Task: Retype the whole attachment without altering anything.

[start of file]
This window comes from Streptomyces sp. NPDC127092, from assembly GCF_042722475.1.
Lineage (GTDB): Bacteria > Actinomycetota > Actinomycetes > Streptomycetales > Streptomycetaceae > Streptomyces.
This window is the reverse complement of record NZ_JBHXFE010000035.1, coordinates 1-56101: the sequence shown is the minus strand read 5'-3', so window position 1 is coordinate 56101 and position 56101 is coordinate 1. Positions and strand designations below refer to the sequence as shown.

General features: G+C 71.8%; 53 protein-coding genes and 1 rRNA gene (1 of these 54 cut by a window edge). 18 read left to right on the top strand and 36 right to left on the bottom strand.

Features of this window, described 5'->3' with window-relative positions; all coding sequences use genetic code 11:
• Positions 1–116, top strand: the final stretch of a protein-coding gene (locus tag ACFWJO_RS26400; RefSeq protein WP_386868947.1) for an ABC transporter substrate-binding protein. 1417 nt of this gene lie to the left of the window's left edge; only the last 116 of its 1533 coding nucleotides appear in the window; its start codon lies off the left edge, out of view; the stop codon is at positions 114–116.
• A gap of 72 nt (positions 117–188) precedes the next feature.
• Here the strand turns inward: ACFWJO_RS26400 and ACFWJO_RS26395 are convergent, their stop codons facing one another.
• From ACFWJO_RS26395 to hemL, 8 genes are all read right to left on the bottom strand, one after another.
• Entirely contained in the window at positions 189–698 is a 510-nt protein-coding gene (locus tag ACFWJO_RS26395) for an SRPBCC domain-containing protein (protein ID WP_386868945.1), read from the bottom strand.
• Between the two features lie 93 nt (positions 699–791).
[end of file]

This window comes from Streptomyces sp. NPDC127092, from assembly GCF_042722475.1.
Lineage (GTDB): Bacteria > Actinomycetota > Actinomycetes > Streptomycetales > Streptomycetaceae > Streptomyces.
This window is the reverse complement of record NZ_JBHXFE010000035.1, coordinates 1-56101: the sequence shown is the minus strand read 5'-3', so window position 1 is coordinate 56101 and position 56101 is coordinate 1. Positions and strand designations below refer to the sequence as shown.

General features: G+C 71.8%; 53 protein-coding genes and 1 rRNA gene (1 of these 54 cut by a window edge). 18 read left to right on the top strand and 36 right to left on the bottom strand.

Features of this window, described 5'->3' with window-relative positions; all coding sequences use genetic code 11:
• Positions 1–116, top strand: the final stretch of a protein-coding gene (locus tag ACFWJO_RS26400; RefSeq protein WP_386868947.1) for an ABC transporter substrate-binding protein. 1417 nt of this gene lie to the left of the window's left edge; only the last 116 of its 1533 coding nucleotides appear in the window; its start codon lies off the left edge, out of view; the stop codon is at positions 114–116.
• A gap of 72 nt (positions 117–188) precedes the next feature.
• Here the strand turns inward: ACFWJO_RS26400 and ACFWJO_RS26395 are convergent, their stop codons facing one another.
• From ACFWJO_RS26395 to hemL, 8 genes are all read right to left on the bottom strand, one after another.
• Entirely contained in the window at positions 189–698 is a 510-nt protein-coding gene (locus tag ACFWJO_RS26395) for an SRPBCC domain-containing protein (protein ID WP_386868945.1), read from the bottom strand.
• Between the two features lie 93 nt (positions 699–791).